• Cognition;
  • EEG/ERP;
  • Response inhibition;
  • Cognitive control;
  • Coherence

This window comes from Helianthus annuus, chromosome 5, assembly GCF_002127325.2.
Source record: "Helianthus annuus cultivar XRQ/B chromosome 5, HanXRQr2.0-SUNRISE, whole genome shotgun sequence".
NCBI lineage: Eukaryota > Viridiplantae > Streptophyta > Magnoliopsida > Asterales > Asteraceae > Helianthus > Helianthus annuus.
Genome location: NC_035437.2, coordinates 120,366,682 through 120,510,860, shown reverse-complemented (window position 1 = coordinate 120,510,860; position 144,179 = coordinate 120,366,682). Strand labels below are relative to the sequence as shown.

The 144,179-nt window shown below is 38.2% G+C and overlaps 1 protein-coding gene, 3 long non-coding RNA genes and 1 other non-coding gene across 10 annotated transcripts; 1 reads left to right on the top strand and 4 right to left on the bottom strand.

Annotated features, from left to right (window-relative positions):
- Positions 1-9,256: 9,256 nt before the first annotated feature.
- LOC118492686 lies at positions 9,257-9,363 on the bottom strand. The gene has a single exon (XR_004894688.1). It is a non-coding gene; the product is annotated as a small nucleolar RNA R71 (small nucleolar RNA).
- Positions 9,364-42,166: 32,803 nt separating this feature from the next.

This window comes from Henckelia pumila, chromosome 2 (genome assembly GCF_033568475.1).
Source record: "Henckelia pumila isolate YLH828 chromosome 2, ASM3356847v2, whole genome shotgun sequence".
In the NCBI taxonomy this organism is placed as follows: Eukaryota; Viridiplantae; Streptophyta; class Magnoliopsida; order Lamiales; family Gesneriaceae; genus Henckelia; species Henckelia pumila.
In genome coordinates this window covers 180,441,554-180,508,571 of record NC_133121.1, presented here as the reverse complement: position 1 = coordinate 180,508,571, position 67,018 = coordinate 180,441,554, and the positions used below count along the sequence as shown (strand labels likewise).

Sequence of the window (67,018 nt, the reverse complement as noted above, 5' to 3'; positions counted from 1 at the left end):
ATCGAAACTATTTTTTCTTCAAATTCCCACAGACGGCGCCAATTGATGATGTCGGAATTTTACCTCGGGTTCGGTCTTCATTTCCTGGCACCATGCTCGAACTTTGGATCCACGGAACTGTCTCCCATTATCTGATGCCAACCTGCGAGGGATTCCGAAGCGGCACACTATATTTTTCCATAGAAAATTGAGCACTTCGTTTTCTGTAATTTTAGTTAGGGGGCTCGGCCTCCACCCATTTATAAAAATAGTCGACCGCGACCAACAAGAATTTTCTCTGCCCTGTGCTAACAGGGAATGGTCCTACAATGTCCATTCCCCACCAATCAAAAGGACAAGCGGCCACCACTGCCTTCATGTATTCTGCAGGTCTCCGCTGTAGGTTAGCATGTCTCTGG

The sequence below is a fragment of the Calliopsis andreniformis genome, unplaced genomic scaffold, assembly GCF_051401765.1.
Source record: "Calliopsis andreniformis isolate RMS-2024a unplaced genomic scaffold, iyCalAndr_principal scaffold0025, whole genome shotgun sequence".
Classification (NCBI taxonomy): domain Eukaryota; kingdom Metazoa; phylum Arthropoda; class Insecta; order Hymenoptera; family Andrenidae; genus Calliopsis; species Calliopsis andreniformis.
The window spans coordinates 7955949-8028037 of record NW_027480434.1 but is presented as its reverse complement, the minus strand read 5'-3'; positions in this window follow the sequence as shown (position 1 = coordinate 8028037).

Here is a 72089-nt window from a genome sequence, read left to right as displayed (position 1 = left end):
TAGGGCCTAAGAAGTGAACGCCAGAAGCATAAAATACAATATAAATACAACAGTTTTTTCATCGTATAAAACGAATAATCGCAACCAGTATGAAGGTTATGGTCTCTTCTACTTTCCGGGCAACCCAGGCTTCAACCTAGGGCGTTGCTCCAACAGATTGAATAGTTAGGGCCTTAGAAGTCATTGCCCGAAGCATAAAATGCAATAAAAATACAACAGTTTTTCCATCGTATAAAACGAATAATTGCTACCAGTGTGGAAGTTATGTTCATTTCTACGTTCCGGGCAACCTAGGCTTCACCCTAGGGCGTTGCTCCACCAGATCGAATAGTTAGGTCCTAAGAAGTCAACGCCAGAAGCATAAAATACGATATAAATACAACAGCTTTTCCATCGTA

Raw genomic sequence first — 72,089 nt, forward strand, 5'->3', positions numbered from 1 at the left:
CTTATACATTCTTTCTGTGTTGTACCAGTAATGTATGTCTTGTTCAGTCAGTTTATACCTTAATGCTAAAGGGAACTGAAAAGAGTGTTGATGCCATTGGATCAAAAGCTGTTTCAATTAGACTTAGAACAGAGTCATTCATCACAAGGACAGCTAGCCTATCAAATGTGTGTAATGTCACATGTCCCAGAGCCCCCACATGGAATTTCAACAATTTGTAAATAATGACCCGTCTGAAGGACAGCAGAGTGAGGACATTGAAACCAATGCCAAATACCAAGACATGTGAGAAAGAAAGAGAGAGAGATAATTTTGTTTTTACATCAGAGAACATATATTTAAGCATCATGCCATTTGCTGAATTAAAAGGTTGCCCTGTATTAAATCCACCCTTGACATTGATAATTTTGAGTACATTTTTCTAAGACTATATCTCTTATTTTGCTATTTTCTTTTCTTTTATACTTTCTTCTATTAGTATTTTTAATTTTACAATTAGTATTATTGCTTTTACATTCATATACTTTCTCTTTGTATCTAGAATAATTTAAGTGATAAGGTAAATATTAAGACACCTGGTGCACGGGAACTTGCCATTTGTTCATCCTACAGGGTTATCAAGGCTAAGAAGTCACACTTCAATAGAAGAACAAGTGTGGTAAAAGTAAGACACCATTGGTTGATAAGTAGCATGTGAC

Preparing to stop may “prime” the neural mechanism for stopping and alter brain activity at the time of stopping. Much electroencephalography (EEG) research has studied the N2/P3 complex over frontocentral electrodes during outright stopping. Here, we used differential reward of the stop and go processes in a stop signal task to study the sensitivity of these EEG components to preparation. We found that (a) stopping was faster when it was rewarded; (b) the P3 amplitude was larger for successful versus failed stopping, and this difference was greater when stopping was rewarded over going; (c) the N2 component was observed only on failed stop trials; and (d) there was greater EEG coherence between frontocentral and occipitoparietal electrodes at 12 Hz during the initiation of a go response when stopping was rewarded over going. We propose that frontocentral cortical mechanisms active before and at the time of stopping are sensitive to preparation.